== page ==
team talkThere is a perception that the digital age has made face-to-face communication somehow old-fashioned.

But there is an interesting report in the sports pages this week. A Premiership football club has had to introduce special sessions, “Life Kinetics”, into its training regime to get players to talk to each other. They had realised that during matches they were not communicating with each other and their performance was suffering accordingly.

And recent experience of the failure in the quality of data collected by on-line surveys and also phone interviews has shifted focus towards face-to-face interviewing and the benefits of using well-trained interviewers.

Major concerns have arisen after the debacle of the Pollsters at the General Election. You cannot be 100% certain who the people are who are signed up to on line panels (or how many aliases they have registered under). On-line, someone can pose as a 25 year old Italian stallion, but in reality be a wasted 65 year old!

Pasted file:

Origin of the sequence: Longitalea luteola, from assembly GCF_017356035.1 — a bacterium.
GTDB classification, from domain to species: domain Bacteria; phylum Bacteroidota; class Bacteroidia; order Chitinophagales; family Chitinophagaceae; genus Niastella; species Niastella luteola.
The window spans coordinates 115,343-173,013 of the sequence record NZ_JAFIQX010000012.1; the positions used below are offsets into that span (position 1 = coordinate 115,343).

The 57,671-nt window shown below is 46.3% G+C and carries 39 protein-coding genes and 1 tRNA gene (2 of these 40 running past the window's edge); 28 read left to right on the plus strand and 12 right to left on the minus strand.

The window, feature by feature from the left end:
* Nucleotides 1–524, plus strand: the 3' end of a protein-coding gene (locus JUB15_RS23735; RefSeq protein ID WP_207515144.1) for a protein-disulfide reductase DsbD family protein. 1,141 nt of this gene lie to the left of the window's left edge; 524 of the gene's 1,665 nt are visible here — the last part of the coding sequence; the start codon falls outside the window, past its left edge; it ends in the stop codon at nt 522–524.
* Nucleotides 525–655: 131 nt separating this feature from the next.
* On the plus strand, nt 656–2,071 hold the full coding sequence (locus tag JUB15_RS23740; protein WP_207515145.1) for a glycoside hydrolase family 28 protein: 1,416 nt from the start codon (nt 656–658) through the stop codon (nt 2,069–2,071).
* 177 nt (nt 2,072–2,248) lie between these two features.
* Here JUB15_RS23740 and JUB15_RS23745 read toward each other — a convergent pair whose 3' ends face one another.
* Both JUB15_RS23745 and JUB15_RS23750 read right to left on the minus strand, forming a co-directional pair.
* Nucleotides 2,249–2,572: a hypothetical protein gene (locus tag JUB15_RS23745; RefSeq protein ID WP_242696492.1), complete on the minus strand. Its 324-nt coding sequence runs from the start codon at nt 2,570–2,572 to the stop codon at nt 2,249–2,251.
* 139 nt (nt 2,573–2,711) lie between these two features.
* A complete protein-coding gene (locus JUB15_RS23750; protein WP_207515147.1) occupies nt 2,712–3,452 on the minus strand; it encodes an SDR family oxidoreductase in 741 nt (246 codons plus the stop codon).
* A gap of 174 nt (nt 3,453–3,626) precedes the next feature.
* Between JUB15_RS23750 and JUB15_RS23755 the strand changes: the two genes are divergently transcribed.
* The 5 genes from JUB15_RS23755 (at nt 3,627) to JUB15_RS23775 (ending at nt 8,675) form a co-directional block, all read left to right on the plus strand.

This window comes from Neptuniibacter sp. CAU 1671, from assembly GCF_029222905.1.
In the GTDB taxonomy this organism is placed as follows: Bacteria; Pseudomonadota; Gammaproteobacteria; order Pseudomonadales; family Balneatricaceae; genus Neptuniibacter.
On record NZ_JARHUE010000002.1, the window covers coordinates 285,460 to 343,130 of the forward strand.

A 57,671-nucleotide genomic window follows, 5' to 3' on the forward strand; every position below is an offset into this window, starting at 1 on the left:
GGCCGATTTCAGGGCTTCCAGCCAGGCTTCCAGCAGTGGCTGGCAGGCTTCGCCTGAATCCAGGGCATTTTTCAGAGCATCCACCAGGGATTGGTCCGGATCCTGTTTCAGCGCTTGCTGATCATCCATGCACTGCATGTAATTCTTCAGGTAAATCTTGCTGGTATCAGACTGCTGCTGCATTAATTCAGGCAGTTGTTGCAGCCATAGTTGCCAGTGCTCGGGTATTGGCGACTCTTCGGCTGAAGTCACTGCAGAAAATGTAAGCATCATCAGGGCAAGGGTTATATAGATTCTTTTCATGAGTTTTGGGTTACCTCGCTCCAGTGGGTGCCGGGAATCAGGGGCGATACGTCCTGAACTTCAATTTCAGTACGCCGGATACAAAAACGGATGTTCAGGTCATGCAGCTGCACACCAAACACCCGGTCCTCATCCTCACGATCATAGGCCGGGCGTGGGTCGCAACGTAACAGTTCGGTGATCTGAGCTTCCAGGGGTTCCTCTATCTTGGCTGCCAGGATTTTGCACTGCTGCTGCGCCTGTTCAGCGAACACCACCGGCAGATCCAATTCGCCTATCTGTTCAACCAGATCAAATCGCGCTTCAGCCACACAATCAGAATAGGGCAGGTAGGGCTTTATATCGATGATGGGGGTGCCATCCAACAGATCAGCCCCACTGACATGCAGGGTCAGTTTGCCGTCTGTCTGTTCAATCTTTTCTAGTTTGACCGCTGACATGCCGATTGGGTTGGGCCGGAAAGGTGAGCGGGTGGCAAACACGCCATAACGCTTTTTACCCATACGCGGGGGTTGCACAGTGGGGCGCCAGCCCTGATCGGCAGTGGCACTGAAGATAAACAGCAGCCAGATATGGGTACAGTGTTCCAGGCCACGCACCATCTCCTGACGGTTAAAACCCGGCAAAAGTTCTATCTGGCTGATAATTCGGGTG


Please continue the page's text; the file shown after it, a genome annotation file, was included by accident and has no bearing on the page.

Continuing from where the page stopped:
There is no substitute for an interviewer eyeballing a potential respondent.  A few brief verbal interactions between them will qualify the respondent.  The interviewer can gauge appearance, clothes, and accent while checking on occupation, family and all those little niceties you never get from on-line anonymity.

Phone interviewing is changing rapidly with the growth of mobile phones. Many younger people do not have a landline. No landline means no means of knowing where people are based. The challenges for sampling for market research are immense. The Pollsters have already admitted that their quota control was almost non-existent, and reliance on dialling mobiles was not going to help.

There is no denying the benefits of modern digital technology – phones or on-line surveys, with their rapidity, convenience and cost saving as well as the ease of sharing and analysing results.

But to throw out the basics of market research – sampling, quota control and verification of participants – is to let the baby go down the plug with the water. So, back to face-to-face, using some good old fashioned methods where people talk to each other? Interviewers know where they are standing geographically, and have a proven ability to talk to people, unlike some football players apparently.